Modification of child custody and visitation orders require a substantial, material change of circumstances since the Court's prior custody decision. Additionally, the movant must demonstrate that the children's best interest justify a change in custody. In Chamberlain v. Eisinger, the Florida Court of Appeal had a case before it in which a judgment was entered in Maryland. The Maryland trial court gave the Mother custody of the four children. After the divorce was granted the Father moved to Florida. In 2008, the Mother and Father agreed that the Father would have custody of the oldest daughter. In 2009, the Mother and Father agreed that the Mother would have custody of the youngest daughter and the two sons. In 2010, the Mother moved to Florida. The same month that the Mother moved to Florida, the trial court in Maryland entered a new order specifying times and dates for visitation. However, the new order was based upon the premise that the Mother and the younger children were living in Maryland.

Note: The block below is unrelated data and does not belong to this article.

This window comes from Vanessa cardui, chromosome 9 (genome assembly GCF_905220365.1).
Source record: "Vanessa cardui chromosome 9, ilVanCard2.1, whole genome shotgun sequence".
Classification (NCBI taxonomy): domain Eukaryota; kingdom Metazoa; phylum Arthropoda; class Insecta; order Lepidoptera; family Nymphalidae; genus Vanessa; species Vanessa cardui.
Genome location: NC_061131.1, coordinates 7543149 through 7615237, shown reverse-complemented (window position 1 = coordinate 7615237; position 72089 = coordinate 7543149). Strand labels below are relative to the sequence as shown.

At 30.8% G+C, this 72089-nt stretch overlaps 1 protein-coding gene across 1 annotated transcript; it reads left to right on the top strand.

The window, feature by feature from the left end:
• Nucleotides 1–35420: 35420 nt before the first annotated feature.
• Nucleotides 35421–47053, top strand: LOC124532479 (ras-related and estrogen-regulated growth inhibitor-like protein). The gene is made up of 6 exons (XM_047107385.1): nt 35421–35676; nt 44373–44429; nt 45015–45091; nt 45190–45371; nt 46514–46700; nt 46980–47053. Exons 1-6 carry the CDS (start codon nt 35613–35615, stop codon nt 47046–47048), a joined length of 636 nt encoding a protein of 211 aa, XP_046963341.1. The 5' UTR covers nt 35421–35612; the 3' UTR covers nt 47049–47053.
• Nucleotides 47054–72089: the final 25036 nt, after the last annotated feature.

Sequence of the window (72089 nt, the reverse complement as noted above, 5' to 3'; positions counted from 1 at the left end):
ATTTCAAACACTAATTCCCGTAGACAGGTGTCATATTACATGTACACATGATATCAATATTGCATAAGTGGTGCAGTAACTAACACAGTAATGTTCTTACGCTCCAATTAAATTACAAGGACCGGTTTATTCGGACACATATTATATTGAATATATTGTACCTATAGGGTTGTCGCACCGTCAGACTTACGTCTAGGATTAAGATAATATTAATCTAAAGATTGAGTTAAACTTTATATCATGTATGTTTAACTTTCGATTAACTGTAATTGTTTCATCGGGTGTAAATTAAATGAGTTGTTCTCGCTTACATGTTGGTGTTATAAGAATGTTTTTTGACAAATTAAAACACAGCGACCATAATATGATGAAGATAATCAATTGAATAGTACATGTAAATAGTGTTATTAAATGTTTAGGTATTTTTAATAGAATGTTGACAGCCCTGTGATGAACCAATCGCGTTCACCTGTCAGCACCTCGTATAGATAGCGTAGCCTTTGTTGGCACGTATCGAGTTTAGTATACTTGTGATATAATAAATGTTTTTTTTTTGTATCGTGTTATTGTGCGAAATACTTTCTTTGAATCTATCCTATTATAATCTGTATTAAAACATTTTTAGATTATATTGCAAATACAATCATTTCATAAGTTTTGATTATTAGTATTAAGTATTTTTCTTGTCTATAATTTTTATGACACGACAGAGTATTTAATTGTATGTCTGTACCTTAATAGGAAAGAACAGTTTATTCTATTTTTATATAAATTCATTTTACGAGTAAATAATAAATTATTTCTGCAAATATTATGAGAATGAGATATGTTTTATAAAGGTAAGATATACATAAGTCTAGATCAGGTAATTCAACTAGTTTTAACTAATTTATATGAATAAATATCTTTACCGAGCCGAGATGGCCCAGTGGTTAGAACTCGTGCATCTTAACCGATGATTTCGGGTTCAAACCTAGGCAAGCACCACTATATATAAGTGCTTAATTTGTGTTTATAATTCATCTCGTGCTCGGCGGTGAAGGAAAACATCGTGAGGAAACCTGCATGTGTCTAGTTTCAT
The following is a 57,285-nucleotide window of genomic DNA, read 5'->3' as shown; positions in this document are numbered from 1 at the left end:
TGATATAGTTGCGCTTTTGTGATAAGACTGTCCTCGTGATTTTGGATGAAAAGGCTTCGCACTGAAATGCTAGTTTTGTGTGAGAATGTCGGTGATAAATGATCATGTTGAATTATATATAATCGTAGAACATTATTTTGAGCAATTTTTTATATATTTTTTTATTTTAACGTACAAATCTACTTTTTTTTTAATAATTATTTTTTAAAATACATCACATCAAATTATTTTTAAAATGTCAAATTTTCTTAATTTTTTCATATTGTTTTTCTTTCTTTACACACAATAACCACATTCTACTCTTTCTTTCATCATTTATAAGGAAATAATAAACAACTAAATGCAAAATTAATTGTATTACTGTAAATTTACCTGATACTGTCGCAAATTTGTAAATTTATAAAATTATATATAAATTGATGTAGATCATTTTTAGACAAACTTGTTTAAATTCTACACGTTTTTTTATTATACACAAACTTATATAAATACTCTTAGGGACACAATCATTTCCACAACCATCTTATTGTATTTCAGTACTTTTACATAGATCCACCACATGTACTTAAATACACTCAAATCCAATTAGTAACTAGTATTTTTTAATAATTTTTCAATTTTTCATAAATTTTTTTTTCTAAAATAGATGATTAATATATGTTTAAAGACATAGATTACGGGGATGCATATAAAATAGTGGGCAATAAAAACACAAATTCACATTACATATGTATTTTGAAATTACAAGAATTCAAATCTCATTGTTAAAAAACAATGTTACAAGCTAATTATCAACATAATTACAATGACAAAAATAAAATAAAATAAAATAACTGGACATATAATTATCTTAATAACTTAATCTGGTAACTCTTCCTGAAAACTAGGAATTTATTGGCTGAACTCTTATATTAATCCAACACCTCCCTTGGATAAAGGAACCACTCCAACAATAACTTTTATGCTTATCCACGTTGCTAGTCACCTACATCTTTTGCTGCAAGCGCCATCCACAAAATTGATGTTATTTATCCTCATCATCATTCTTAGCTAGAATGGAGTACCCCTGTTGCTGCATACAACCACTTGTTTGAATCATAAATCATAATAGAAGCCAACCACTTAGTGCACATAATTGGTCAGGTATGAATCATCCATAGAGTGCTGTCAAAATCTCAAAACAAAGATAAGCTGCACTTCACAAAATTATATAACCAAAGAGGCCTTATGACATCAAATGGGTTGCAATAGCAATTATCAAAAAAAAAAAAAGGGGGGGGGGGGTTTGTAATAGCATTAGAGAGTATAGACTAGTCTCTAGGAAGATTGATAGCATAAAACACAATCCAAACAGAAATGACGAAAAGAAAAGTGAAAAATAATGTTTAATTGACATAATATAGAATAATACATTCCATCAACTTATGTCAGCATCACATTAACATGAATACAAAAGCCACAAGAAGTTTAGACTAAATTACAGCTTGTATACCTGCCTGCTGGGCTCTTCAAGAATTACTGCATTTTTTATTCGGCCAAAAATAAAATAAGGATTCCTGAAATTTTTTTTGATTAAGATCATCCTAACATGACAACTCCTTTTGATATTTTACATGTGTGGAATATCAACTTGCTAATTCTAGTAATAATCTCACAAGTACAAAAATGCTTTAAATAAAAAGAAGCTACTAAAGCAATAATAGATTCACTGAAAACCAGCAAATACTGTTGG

In a divorce case, captioned Brooks v. Brooks, the Father appealed the lower court's ruling denying his motion for contempt and ordered him to file a petition to relocate. The Florida Court of Appeal affirmed the trial court's ruling and explained why. A time-sharing plan was entered by the Court when the parties were divorced in 2011. Under the time-sharing plan, the Mother and Father had shared parental responsibility over the children. The children lived with the Mother during the week and with the Father every other weekend. The time-sharing plan required that if either party traveled out of state with the children, that party must so inform the other party 30 days in advance and provide a travel itinerary. After the divorce, the Father moved from Sarasota to Hallandale Beach. The Mother took two out-of-state trips with the children and did not provide the Father with notice of one of the trips or a detailed itinerary. The Father moved to hold the Mother in contempt of court, and the Mother moved to hold the Father in contempt for moving to Hallandale Beach without filing a petition to relocate. After a hearing on both motions, the lower court denied both motions for contempt and ordered the Father to file a petition to relocate. The Father argued to the Florida Court of Appeal that it was improper for the trial court to deny his motion for contempt after he clearly established that the Mother violated the time-sharing plan.